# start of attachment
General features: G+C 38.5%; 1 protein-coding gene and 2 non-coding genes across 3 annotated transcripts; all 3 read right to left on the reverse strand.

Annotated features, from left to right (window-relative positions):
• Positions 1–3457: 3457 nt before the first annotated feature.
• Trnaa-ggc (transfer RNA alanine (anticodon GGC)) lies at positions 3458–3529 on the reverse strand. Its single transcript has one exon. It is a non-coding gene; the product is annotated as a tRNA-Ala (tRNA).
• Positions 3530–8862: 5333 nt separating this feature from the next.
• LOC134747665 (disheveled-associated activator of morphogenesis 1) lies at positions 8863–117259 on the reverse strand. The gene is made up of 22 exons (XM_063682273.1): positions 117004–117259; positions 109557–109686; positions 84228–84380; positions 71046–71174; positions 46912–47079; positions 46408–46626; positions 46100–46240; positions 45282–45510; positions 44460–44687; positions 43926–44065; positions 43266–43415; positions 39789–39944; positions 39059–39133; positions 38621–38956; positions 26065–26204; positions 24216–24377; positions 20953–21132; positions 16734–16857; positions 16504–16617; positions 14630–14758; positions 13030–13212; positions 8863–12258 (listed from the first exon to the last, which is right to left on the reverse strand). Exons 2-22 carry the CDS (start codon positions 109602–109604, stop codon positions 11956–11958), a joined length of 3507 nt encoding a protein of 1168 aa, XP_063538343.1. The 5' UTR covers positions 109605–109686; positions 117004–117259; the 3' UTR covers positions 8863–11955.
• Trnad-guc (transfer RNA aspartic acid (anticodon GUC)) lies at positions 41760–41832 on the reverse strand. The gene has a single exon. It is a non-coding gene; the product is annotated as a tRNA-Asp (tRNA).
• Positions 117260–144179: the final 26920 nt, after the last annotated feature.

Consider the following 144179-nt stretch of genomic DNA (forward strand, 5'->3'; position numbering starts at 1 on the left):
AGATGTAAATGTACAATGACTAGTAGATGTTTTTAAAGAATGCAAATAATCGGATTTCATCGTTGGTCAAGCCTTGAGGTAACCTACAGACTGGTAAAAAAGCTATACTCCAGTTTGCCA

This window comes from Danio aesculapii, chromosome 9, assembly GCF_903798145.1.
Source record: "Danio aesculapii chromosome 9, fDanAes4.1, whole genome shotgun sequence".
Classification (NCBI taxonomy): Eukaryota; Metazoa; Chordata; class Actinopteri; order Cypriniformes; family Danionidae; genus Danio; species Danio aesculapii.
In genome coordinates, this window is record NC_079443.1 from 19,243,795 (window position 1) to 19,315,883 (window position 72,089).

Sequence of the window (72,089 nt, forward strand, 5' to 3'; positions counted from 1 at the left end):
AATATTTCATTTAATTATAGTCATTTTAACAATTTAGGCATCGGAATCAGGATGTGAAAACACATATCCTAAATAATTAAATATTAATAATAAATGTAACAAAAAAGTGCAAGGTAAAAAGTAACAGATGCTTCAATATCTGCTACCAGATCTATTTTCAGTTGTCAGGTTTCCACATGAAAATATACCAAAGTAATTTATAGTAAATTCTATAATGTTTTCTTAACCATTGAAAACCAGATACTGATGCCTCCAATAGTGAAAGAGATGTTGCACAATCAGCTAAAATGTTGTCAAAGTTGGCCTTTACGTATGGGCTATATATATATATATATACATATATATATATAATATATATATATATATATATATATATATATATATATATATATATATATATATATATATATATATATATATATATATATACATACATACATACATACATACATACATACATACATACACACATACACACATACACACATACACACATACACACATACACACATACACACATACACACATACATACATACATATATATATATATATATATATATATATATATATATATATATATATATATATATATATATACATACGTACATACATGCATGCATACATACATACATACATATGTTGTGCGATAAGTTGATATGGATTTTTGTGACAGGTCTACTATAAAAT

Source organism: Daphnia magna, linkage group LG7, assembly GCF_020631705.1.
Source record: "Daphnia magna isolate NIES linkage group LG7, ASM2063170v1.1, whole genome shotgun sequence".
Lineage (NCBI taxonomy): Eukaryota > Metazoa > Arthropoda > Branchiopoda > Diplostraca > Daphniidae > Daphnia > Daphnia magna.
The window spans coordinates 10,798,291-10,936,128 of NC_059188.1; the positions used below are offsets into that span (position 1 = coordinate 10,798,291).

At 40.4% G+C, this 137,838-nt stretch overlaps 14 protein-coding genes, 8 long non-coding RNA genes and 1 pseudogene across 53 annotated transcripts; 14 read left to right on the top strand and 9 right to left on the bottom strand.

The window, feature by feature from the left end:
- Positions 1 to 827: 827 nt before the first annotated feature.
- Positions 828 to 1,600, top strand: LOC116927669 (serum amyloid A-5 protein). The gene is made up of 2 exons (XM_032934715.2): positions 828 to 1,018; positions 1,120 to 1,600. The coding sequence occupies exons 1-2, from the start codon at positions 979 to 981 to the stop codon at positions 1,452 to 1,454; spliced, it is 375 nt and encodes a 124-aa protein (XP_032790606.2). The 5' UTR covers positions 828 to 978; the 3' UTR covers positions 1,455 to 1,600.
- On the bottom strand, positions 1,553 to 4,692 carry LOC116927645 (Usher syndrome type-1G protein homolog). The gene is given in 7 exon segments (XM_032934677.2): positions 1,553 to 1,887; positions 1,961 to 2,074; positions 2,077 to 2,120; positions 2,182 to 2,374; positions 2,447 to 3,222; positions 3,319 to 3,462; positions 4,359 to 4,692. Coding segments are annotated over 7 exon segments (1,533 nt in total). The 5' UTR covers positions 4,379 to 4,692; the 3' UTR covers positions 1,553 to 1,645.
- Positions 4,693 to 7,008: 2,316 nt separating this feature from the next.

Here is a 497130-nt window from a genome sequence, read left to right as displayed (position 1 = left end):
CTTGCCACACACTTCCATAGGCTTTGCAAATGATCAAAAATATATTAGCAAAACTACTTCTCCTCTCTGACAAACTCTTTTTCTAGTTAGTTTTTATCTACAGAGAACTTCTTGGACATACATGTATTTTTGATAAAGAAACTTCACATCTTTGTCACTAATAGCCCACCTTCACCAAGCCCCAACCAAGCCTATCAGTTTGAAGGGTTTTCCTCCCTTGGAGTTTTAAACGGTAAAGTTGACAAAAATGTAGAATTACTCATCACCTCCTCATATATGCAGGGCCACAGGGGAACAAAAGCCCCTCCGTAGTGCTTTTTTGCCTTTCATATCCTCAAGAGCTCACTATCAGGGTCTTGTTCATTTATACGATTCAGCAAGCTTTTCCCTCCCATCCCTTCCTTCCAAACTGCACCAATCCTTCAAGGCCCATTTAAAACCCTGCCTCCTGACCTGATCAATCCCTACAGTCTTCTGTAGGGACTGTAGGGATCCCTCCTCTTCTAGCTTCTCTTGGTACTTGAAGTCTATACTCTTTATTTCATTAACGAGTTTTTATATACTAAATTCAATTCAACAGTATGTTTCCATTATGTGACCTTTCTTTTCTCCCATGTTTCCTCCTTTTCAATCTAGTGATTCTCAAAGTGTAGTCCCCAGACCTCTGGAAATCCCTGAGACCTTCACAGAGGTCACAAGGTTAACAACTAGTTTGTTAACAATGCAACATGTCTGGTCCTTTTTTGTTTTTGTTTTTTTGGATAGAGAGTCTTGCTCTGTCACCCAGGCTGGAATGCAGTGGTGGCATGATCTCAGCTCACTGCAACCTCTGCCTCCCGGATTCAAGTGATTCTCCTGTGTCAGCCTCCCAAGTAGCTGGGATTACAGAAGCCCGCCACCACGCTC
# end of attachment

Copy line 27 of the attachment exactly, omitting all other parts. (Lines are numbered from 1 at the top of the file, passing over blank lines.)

Here is a 497130-nt window from a genome sequence, read left to right as displayed (position 1 = left end):